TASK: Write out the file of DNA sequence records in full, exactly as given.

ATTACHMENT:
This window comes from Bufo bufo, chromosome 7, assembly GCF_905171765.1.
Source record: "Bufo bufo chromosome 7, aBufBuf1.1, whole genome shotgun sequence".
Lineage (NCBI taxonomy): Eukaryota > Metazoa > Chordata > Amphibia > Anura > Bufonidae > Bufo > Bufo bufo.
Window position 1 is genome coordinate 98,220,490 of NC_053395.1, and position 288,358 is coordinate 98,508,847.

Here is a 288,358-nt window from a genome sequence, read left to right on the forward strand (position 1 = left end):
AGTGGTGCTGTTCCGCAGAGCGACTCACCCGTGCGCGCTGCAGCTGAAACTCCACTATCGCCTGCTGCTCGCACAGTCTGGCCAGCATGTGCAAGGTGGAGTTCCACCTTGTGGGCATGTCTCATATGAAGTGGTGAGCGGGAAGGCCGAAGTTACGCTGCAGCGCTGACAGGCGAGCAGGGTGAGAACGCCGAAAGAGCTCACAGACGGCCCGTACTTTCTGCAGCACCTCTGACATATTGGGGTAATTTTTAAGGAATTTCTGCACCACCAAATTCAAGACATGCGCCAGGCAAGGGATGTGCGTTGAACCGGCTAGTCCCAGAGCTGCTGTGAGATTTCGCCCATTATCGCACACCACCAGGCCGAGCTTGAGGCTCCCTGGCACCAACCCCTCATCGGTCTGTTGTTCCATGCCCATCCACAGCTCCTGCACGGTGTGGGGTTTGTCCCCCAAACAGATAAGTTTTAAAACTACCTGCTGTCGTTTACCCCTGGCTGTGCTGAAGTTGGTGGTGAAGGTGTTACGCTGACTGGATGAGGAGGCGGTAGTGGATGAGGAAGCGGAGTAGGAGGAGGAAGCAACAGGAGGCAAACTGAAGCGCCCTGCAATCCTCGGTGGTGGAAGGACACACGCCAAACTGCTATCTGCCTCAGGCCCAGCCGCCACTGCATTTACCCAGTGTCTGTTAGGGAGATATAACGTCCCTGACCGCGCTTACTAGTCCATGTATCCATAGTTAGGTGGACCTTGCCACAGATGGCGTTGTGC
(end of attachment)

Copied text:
This window comes from Bufo bufo, chromosome 7, assembly GCF_905171765.1.
Source record: "Bufo bufo chromosome 7, aBufBuf1.1, whole genome shotgun sequence".
Lineage (NCBI taxonomy): Eukaryota > Metazoa > Chordata > Amphibia > Anura > Bufonidae > Bufo > Bufo bufo.
Window position 1 is genome coordinate 98,220,490 of NC_053395.1, and position 288,358 is coordinate 98,508,847.

Here is a 288,358-nt window from a genome sequence, read left to right on the forward strand (position 1 = left end):
AGTGGTGCTGTTCCGCAGAGCGACTCACCCGTGCGCGCTGCAGCTGAAACTCCACTATCGCCTGCTGCTCGCACAGTCTGGCCAGCATGTGCAAGGTGGAGTTCCACCTTGTGGGCATGTCTCATATGAAGTGGTGAGCGGGAAGGCCGAAGTTACGCTGCAGCGCTGACAGGCGAGCAGGGTGAGAACGCCGAAAGAGCTCACAGACGGCCCGTACTTTCTGCAGCACCTCTGACATATTGGGGTAATTTTTAAGGAATTTCTGCACCACCAAATTCAAGACATGCGCCAGGCAAGGGATGTGCGTTGAACCGGCTAGTCCCAGAGCTGCTGTGAGATTTCGCCCATTATCGCACACCACCAGGCCGAGCTTGAGGCTCCCTGGCACCAACCCCTCATCGGTCTGTTGTTCCATGCCCATCCACAGCTCCTGCACGGTGTGGGGTTTGTCCCCCAAACAGATAAGTTTTAAAACTACCTGCTGTCGTTTACCCCTGGCTGTGCTGAAGTTGGTGGTGAAGGTGTTACGCTGACTGGATGAGGAGGCGGTAGTGGATGAGGAAGCGGAGTAGGAGGAGGAAGCAACAGGAGGCAAACTGAAGCGCCCTGCAATCCTCGGTGGTGGAAGGACACACGCCAAACTGCTATCTGCCTCAGGCCCAGCCGCCACTGCATTTACCCAGTGTCTGTTAGGGAGATATAACGTCCCTGACCGCGCTTACTAGTCCATGTATCCATAGTTAGGTGGACCTTGCCACAGATGGCGTTGTGC